fredbert

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My doubt is the following: the firewall rule that has been created by the port-forwarding request allows connections from any IP. Can we not be more restrictive?
Yes. In Port Forwarding tab you can elect to disable the automatic creation of firewall rules. But, since these auto rules are at the bottom of the firewall rules, you could instead create two firewall rules the first is the restrictive allow rule and the second a deny all others rule (for this port).
 
Makes sense, thank you.
I also thought this morning that establishing a Site-to-site VPN could be a good solution. Maybe the most secure (?).

Thnak's again for your time and help!
I'll mark this thread as solved.
 
Hi all,

'got to come back to this thread, as bringing my MR2200 in the ISP's DMZ actually solved one issue, but created some other problems.

I used to have shared folders connected as "remote disks" on my laptop. Since the move of the MR and all my LAN infrastructure in the ISP's DMZ (yes my LAN is behind the MR, not exposed inthe DMZ), including my NAS, I lost not only these connections, but also several User access (like Drive services, remote BackUp, ...). DSM basically refuses access to any service requested by my "User" account.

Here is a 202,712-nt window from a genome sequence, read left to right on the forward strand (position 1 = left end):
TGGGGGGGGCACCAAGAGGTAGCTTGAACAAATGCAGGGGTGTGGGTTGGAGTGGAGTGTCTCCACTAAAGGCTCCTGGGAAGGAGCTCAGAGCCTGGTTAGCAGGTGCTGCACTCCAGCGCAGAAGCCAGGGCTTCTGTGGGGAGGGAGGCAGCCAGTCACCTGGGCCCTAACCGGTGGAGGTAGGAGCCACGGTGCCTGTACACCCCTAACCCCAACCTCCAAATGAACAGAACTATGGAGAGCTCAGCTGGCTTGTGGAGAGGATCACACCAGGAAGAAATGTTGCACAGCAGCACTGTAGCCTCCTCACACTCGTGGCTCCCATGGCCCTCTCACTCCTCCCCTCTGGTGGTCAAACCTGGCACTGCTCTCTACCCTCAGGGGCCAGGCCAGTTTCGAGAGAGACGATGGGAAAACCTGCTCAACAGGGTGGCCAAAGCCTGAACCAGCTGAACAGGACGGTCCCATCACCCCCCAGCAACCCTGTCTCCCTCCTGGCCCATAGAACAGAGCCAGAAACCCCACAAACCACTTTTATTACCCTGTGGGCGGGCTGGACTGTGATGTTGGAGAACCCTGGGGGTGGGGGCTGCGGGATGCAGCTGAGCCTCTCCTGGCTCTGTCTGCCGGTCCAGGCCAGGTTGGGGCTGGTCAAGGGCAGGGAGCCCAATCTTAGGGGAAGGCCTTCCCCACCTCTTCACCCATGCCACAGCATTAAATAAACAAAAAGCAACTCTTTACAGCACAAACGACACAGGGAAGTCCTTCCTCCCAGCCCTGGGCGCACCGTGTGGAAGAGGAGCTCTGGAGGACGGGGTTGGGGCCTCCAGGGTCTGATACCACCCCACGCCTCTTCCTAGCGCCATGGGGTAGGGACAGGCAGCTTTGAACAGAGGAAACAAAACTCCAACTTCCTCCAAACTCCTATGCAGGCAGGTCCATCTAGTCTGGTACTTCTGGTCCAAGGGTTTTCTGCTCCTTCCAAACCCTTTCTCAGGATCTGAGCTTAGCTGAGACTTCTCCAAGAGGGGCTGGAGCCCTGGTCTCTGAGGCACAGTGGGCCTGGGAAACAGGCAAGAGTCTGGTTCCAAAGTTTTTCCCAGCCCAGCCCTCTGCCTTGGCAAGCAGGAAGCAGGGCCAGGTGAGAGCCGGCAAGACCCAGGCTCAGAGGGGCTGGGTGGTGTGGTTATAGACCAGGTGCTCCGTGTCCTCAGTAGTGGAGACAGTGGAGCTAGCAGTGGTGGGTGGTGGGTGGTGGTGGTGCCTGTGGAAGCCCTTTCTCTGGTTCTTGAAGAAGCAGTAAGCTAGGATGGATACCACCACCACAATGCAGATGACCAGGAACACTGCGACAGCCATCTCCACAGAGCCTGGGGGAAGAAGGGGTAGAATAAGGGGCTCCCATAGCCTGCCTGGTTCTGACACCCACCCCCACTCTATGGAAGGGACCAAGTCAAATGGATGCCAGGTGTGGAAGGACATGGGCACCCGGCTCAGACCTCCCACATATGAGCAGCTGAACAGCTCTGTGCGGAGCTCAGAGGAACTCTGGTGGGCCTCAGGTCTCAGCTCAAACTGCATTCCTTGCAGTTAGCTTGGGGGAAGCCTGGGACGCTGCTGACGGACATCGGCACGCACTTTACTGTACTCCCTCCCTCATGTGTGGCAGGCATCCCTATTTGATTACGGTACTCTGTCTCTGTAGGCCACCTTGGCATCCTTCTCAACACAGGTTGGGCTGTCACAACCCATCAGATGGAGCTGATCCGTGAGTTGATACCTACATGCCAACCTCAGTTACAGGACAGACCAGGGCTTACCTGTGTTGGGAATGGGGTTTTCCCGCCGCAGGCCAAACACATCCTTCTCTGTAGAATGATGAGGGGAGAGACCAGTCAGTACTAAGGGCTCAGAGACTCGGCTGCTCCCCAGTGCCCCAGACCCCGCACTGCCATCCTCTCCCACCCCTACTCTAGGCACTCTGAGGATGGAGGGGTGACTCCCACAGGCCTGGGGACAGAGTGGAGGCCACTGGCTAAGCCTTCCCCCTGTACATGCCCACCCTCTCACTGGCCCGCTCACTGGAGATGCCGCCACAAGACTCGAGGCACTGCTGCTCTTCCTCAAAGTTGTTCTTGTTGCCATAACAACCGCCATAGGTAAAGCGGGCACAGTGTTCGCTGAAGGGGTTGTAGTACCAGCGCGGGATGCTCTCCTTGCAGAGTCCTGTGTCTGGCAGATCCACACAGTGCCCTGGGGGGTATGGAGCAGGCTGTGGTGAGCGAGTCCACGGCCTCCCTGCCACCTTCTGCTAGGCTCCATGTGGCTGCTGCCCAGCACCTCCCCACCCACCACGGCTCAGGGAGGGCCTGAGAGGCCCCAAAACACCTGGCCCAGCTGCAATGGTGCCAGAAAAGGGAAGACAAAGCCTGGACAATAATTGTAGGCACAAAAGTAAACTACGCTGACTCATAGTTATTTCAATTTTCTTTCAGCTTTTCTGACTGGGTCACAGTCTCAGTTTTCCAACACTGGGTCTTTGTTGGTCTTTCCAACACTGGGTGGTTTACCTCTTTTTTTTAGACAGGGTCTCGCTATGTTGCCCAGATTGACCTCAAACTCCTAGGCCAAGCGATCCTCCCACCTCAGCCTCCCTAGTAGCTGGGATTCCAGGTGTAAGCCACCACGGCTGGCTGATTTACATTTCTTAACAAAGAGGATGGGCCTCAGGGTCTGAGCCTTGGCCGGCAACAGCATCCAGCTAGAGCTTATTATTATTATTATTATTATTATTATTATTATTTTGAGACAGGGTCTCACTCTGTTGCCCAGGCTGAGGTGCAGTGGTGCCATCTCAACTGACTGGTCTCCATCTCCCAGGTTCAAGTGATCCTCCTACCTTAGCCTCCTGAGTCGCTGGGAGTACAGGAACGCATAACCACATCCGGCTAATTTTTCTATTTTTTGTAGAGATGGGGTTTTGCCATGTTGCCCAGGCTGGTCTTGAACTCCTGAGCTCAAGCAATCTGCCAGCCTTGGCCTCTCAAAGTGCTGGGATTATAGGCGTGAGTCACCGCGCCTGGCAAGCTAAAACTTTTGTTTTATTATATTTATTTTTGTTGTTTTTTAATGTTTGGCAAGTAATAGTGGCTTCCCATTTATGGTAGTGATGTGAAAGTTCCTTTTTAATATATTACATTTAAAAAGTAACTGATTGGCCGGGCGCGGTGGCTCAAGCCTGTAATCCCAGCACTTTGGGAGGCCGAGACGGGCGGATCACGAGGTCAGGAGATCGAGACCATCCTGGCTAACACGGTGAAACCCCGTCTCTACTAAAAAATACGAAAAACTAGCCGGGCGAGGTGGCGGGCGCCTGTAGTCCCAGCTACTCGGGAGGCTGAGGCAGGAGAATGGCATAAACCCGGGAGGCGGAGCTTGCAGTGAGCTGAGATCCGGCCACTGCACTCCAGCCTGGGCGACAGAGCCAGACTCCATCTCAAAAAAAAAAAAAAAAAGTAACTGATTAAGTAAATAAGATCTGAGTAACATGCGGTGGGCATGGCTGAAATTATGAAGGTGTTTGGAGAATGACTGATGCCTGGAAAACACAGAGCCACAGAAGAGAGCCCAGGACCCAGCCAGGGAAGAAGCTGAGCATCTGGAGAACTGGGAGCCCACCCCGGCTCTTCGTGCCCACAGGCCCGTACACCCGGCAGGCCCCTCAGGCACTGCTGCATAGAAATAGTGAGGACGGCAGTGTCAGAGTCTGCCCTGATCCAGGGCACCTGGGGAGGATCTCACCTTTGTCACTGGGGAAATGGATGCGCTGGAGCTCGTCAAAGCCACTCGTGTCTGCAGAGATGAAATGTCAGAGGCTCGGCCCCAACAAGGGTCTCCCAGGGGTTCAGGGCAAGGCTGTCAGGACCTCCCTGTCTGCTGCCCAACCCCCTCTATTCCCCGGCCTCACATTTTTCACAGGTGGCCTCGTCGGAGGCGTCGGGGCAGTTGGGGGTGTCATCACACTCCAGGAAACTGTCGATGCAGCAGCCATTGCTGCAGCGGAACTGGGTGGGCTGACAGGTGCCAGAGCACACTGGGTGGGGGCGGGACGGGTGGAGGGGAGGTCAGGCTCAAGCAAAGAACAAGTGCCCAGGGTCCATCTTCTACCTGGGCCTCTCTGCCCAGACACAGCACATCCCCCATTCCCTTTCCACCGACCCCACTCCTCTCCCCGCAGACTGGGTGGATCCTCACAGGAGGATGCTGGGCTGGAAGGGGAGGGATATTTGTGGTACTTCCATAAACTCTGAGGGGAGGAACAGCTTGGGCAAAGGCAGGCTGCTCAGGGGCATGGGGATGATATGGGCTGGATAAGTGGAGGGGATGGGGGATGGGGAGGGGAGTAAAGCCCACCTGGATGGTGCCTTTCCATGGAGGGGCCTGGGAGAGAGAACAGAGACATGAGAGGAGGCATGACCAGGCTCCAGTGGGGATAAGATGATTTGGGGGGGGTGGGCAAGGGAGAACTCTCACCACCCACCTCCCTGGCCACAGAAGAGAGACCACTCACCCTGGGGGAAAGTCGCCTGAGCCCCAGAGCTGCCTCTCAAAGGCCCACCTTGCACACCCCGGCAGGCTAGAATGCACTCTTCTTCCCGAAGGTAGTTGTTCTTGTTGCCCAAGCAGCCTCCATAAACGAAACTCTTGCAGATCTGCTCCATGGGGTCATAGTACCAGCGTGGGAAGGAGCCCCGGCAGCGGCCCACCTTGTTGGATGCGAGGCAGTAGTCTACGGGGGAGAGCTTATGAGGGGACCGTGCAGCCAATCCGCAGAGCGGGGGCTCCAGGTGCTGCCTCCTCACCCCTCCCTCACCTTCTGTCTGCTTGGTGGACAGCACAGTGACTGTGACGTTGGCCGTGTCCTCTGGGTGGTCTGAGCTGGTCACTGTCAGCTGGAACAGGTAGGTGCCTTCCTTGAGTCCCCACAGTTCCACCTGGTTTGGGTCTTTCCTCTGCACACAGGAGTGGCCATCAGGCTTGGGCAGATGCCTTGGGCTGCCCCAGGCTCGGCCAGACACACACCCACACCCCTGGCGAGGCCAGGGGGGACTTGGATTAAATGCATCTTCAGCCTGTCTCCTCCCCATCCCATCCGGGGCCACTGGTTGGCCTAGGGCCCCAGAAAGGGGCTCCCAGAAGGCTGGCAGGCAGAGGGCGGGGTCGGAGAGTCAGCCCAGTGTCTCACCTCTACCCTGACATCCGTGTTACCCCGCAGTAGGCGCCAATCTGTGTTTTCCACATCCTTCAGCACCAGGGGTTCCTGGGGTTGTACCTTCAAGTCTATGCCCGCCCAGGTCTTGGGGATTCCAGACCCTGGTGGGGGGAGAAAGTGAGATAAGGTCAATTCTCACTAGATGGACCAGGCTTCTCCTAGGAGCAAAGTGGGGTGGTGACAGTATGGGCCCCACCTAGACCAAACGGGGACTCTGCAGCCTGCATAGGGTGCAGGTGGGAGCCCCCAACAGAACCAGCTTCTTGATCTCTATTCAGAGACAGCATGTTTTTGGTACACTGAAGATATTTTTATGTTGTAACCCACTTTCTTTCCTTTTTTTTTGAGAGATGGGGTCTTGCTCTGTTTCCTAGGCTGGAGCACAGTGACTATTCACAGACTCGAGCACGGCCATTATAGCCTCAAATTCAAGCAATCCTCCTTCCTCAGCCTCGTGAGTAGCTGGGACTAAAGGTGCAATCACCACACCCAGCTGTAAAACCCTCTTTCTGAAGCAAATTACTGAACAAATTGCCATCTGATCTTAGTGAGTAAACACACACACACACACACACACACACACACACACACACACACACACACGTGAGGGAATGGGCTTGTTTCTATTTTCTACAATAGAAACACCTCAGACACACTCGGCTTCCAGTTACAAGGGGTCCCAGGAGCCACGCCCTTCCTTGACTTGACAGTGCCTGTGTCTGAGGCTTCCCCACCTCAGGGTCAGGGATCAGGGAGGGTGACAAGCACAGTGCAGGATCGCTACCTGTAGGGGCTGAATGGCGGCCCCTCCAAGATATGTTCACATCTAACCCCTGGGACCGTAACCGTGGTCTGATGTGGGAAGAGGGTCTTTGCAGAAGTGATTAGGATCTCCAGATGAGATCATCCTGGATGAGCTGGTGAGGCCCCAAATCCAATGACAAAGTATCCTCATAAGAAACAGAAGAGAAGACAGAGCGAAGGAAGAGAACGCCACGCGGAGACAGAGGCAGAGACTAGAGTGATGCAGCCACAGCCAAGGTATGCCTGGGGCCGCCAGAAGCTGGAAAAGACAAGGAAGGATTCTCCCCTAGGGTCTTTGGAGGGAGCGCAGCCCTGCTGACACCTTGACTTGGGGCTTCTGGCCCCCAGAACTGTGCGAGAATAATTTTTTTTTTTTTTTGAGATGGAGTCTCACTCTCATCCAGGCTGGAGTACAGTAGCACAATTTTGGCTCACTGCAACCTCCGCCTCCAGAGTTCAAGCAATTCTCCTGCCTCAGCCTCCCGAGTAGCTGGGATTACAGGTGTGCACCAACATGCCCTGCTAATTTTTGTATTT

Another thing I lost access to is the connection to certain servers of my VPN provider. All swiss servers are unreachable. The other ones are OK...

So I thought I might have set a wrong rule in the SRM firewall settings (despite I don't get why the firewall would interfere with outbound VPN connections) but:
  • Deactivating the firewall did not help with any of the above mentionned problems;
  • Why would a firewall block internal LAN traffic?
  • While trying to connect to my network drives, the system reports an access denial. As if my account would just not have the rights to access these shared folders. But it has...
I don't know anymore where to look for the solution. 'looks like there are actually several problems here. Would you guys have an idea? Can this all be related to the move into he DMZ?